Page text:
Securing PHP sessions via hash which incorporates user-agent no longer works for IE10
I have a session management class in PHP that regenerates a security hash every time the session is loaded in order to prevent session hijacking. Recently I've come across complaints that users with IE 10 keep getting logged out. I have traced this problem back to a possible issue with IE10 + unknown addons causing the user agent to vary slightly from one page load to the next. I have no proof that this is actually happening because I cannot reproduce it, but it makes sense that this would break the session if the case since even one character changing in the browsers user agent string would cause an invalid security hash to be generated, causing a log out.
My question is simple: Assuming the above is true, what other values are there to use in place of the user agent. This must be some sort of constant string that would likely vary between users and it must be supplied by the user. At first I was going to use the hashed version of the users password from the database, but then I realized that this is no good because its not being supplied by the user and thus would remain "correct" in the event of a hijacking attempt.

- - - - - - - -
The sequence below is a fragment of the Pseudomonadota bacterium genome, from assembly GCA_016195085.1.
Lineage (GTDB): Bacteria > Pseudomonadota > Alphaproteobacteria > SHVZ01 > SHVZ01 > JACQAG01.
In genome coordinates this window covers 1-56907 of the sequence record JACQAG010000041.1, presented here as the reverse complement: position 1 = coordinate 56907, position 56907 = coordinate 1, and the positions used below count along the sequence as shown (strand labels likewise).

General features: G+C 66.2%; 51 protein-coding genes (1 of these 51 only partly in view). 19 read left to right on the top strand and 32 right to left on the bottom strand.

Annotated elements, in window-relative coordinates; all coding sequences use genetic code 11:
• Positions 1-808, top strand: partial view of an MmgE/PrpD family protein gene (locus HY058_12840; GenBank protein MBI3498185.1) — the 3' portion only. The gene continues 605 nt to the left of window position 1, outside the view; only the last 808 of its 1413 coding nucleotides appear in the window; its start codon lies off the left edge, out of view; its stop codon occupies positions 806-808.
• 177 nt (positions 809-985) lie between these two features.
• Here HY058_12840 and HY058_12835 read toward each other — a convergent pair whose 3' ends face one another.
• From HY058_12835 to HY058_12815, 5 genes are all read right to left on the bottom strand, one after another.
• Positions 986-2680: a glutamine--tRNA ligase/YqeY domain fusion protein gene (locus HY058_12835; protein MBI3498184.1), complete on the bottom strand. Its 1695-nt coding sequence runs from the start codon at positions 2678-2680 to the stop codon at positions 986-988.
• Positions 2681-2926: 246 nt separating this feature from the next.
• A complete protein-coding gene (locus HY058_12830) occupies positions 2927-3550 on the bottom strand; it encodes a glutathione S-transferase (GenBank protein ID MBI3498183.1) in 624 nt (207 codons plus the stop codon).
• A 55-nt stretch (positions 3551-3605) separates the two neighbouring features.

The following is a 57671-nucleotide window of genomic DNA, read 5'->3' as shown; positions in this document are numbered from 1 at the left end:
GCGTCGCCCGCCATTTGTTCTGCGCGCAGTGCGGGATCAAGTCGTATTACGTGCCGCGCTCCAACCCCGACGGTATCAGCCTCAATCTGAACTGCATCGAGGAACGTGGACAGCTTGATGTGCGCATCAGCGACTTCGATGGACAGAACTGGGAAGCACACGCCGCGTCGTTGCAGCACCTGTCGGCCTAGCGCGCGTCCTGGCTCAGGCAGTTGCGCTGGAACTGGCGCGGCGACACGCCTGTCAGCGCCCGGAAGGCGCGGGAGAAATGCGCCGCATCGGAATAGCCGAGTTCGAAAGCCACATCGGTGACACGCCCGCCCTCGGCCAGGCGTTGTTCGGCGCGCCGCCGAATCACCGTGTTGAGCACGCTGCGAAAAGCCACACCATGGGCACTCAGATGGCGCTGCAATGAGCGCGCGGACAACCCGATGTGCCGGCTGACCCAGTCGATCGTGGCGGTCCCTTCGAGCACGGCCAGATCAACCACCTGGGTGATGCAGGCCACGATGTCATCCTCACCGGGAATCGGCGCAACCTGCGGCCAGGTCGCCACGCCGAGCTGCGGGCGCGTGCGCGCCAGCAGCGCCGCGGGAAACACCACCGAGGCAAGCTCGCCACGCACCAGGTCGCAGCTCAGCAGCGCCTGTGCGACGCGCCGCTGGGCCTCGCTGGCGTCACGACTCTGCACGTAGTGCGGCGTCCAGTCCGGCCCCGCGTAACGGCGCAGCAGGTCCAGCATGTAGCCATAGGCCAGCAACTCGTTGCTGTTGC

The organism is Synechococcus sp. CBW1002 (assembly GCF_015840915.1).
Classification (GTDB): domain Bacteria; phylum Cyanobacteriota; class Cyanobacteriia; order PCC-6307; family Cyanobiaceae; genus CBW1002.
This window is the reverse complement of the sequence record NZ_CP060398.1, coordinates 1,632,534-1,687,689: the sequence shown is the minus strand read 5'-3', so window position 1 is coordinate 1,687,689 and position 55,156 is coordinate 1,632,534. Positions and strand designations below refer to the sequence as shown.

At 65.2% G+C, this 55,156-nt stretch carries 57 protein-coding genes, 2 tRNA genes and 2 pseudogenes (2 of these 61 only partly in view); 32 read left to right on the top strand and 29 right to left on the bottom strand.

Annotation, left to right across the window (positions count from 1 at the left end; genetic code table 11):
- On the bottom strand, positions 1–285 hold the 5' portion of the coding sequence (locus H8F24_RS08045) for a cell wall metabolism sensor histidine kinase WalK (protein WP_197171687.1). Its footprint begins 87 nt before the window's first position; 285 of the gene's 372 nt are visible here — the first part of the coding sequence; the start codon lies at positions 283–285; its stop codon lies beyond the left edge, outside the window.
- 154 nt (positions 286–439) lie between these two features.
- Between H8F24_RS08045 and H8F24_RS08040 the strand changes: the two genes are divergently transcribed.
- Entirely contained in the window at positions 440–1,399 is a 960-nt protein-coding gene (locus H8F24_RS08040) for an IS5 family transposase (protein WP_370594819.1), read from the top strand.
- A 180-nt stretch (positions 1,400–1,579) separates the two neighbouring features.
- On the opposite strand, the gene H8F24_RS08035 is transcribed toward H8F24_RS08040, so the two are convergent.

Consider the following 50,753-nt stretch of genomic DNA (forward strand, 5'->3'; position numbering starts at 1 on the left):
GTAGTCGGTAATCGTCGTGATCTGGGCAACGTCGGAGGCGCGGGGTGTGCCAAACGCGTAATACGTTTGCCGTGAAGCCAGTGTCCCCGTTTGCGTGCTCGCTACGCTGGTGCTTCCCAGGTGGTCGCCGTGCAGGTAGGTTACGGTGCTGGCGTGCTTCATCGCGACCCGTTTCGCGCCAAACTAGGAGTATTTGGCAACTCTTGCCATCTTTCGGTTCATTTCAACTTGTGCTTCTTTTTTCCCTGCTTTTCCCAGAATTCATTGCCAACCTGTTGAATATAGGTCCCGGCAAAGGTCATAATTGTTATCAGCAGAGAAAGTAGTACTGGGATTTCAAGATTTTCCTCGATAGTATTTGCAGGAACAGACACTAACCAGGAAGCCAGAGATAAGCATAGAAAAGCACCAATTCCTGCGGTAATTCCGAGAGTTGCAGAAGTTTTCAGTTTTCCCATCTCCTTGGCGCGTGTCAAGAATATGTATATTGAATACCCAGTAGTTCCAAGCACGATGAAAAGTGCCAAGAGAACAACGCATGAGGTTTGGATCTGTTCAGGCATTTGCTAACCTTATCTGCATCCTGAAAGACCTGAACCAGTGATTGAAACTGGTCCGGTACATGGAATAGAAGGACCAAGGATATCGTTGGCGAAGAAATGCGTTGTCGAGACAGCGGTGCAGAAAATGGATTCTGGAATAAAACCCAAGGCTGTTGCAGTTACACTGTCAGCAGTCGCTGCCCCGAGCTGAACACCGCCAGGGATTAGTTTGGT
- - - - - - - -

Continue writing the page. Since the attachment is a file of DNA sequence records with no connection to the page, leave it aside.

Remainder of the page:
I know IP is bad as this can change for a user throughout a browsing session depending on their local network setup. I'm really not sure if
X-Forwarded-For is reliable but something tells me that it is not.
Perhaps the best solution is to set up some higher level browser detection and then use the reduced browser name so that slight variations in the UA string will not effect the string used in the hash...
Anyway, I'm just hoping to get some insight on this, hope some of you got something for me :P